In 2005, WESH launched a second digital subchannel affiliated with NBC Weather Plus; Weather Plus later shut down on December 1, 2008, with the subchannel's programming switched to the Local AccuWeather Channel. WESH's 2.2 subchannel was later used to carry NBC Daytime and syndicated programming from 9 a.m. to 5 p.m. in the late spring and early summer of 2011, in order to accommodate Casey Anthony trial coverage on WESH's primary channel.[14] The arrangement did not include NBC Sports' weekday coverage of the U.S. Open and Wimbledon, which were instead seen on WKCF.[15] (For WESH's coverage of the George Zimmerman trial two years later, WESH's regular daytime programming was moved to WKCF's second digital subchannel.[16]) On July 11, 2011, WESH replaced the weather programming on subchannel 2.2 with MeTV.[17][18]

Analog-to-digital conversion

WESH ended programming on its analog signal, on VHF channel 2, at 9 a.m. on June 12, 2009, as part of the federally mandated transition from analog to digital television.[19] The station's digital signal continued to broadcast on its pre-transition VHF channel 11.[20] Through the use of PSIP, digital television receivers display the station's virtual channel as its former VHF analog channel 2. WESH is the only television station in the Orlando market broadcasting on the VHF band post-transition, as WFTV and WKMG-TV opted to broadcast their digital signals on the UHF dial instead.

ATSC 3.0 lighthouse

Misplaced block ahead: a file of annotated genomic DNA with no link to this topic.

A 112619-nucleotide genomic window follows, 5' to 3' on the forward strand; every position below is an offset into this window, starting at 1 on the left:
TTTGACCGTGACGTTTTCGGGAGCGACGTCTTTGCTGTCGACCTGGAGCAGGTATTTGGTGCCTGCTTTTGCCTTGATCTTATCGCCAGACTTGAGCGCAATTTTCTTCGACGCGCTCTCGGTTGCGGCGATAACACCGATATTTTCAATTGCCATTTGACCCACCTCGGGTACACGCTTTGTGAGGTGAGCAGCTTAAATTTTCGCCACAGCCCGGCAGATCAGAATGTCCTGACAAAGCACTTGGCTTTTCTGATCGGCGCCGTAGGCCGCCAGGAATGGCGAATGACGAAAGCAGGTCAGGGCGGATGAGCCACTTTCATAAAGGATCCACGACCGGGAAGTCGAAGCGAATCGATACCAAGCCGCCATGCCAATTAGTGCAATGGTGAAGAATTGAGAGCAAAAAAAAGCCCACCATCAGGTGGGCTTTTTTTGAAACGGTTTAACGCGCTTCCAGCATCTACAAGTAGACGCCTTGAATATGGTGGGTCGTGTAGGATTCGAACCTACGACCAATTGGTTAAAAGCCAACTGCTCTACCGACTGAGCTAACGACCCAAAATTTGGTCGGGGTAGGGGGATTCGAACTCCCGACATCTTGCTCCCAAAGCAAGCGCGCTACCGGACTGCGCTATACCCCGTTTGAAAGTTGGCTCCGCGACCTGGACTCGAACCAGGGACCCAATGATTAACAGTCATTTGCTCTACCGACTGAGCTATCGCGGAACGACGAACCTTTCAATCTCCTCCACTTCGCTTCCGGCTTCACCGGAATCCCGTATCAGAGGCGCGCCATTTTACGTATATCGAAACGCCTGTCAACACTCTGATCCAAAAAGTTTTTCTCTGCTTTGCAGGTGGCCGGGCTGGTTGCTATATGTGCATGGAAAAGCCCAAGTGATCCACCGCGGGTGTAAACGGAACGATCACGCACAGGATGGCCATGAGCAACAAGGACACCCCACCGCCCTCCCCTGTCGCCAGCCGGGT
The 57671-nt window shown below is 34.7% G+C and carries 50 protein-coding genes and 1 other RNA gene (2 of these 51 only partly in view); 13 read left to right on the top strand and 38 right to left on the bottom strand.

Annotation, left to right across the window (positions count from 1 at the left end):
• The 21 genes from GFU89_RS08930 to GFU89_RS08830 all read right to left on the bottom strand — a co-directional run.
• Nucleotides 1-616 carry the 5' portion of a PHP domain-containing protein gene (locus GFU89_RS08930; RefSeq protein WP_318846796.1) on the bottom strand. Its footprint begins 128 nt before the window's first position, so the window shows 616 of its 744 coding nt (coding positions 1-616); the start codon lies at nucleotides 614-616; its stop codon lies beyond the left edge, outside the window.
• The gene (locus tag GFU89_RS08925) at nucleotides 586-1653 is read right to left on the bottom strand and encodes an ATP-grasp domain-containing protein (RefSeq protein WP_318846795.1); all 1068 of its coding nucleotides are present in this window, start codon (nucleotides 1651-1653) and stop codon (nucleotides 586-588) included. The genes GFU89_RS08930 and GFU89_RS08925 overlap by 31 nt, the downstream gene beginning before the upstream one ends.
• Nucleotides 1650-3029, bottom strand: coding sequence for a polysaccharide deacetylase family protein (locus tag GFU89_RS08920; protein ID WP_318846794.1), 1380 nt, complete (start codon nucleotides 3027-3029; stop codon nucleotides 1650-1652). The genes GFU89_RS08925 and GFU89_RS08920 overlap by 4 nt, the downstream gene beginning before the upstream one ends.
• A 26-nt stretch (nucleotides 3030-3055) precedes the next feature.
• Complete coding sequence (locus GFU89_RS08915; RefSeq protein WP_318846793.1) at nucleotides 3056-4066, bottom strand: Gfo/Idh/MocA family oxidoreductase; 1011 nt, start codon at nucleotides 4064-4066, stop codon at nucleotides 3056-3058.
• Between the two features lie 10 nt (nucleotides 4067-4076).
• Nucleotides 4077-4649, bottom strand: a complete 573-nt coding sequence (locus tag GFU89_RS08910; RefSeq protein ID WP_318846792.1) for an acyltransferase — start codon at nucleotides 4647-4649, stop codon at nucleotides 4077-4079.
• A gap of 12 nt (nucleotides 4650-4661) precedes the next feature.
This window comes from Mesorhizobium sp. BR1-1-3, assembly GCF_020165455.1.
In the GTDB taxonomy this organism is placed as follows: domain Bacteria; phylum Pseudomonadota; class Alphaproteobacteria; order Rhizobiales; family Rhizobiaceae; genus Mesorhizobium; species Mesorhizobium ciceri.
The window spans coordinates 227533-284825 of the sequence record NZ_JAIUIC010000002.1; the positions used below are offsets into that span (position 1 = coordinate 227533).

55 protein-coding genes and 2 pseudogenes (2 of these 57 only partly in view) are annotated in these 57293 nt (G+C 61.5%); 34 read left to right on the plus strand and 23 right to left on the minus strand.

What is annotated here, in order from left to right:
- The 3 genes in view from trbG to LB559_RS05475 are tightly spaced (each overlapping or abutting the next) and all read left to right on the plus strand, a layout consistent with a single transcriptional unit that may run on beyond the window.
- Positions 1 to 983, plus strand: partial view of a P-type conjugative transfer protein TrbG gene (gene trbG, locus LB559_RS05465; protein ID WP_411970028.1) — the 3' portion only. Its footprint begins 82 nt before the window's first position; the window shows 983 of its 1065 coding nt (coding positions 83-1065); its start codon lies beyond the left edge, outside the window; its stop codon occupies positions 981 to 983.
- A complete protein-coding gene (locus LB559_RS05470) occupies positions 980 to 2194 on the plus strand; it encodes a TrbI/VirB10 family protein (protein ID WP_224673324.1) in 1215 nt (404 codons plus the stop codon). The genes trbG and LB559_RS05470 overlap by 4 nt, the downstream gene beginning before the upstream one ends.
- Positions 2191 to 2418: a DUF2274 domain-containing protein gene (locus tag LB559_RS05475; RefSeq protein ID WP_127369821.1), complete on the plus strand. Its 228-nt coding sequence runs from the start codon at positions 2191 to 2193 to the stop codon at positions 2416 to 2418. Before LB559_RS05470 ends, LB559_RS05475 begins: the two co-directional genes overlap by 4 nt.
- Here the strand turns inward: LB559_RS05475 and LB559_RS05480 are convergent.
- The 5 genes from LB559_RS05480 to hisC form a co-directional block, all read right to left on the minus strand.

The station's digital signal is multiplexed:

Subchannels of WESH (ATSC 3.0)[1]
Channel Video Aspect Short name Programming
2.1 1080i 16:9 WESH Main WESH programming / NBC
18.1 WKCF ATSC 3.0 simulcast of WKCF / The CW
24.1 720p WUCF ATSC 3.0 simulcast of WUCF-TV / PBS


City of license Callsign Channel ERP HAAT Facility ID Transmitter coordinates
Ocala WESH (DRT) 19 4.3 kW 138.7 m (455 ft) 25738 29°13′47″N 82°9′8″W / 29.22972°N 82.15222°W / 29.22972; -82.15222 (WESH (DRT))
Orange City WESH (DRT) 18 15 kW 166.4 m (546 ft) 25738 28°56′16″N 81°18′57″W / 28.93778°N 81.31583°W / 28.93778; -81.31583 (WESH (DRT))

Until 2009, the station operated an analog translator in the Melbourne area, W16AJ (channel 16).[21]


  1. ^ a b "Digital TV Market Listing for WESH". RabbitEars.Info. Retrieved January 26, 2017.
  2. ^ Clark, Anthony (2008-09-16). "Local NBC affiliate set to join airwaves". The Gainesville Sun. Retrieved 2008-09-17.
  3. ^ RogerSimmons.com: "WESH-Channel 2 Station Ads"
  4. ^ YouTube: "WESHTALLTOWER"
  5. ^ https://worldradiohistory.com/hd2/IDX-Business/Magazines/Archive-BC-IDX/92-OCR/BC-1992-05-25-OCR-Page-0005.pdf[bare URL PDF]
  6. ^ https://worldradiohistory.com/hd2/IDX-Business/Magazines/Archive-BC-IDX/93-OCR/BC-1993-02-22-OCR-Page-0048.pdf[bare URL PDF]
  7. ^ "Orlando Sentinel: "WESH off Bright House; Pennsylvania station is substitute", July 10, 2012". Archived from the original on July 14, 2012. Retrieved July 11, 2012.
  8. ^ Broadcasting & Cable: "Hearst TV, Time Warner Cable End Viewer Blackout", July 19, 2012.
  9. ^ "May 1991 WESH Newscast". YouTube. Archived from the original on 2021-12-21.
  10. ^ "Martha Sugalski, Jim Payne to anchor 10 p.m. news on Channel 18". Archived from the original on 2012-10-20. Retrieved 2013-06-15.
  11. ^ HD
  12. ^ http://www.southernmedia-nmsa.com/audioplayer.php?media=theme,1142[dead link]
  13. ^ RabbitEars TV Query for WKCF
  14. ^ "Casey Anthony: WESH goes wall to wall with trial Wednesday". The Orlando Sentinel. June 7, 2011. Retrieved June 8, 2011.
  15. ^ Knox, Merrill (June 27, 2011). "WESH Shifts Wimbledon Coverage to WKCF, Stays with Casey Anthony Trial". TVSpy. Retrieved June 27, 2011.
  16. ^ Boedeker, Hal (June 21, 2013). "George Zimmerman trial to rearrange daytime lineup". The Orlando Sentinel. Retrieved June 26, 2013.
  17. ^ Where to Watch Me-TV: WESH
  18. ^ WESH: Me-TV Frequently Asked Questions
  19. ^ "List of Digital Full-Power Stations" (PDF). Archived from the original (PDF) on 2013-08-29. Retrieved 2013-06-15.
  20. ^ CDBS Print
  21. ^ "Facility Details « Licensing and Management System Admin « FCC". enterpriseefiling.fcc.gov. Retrieved 2020-12-01.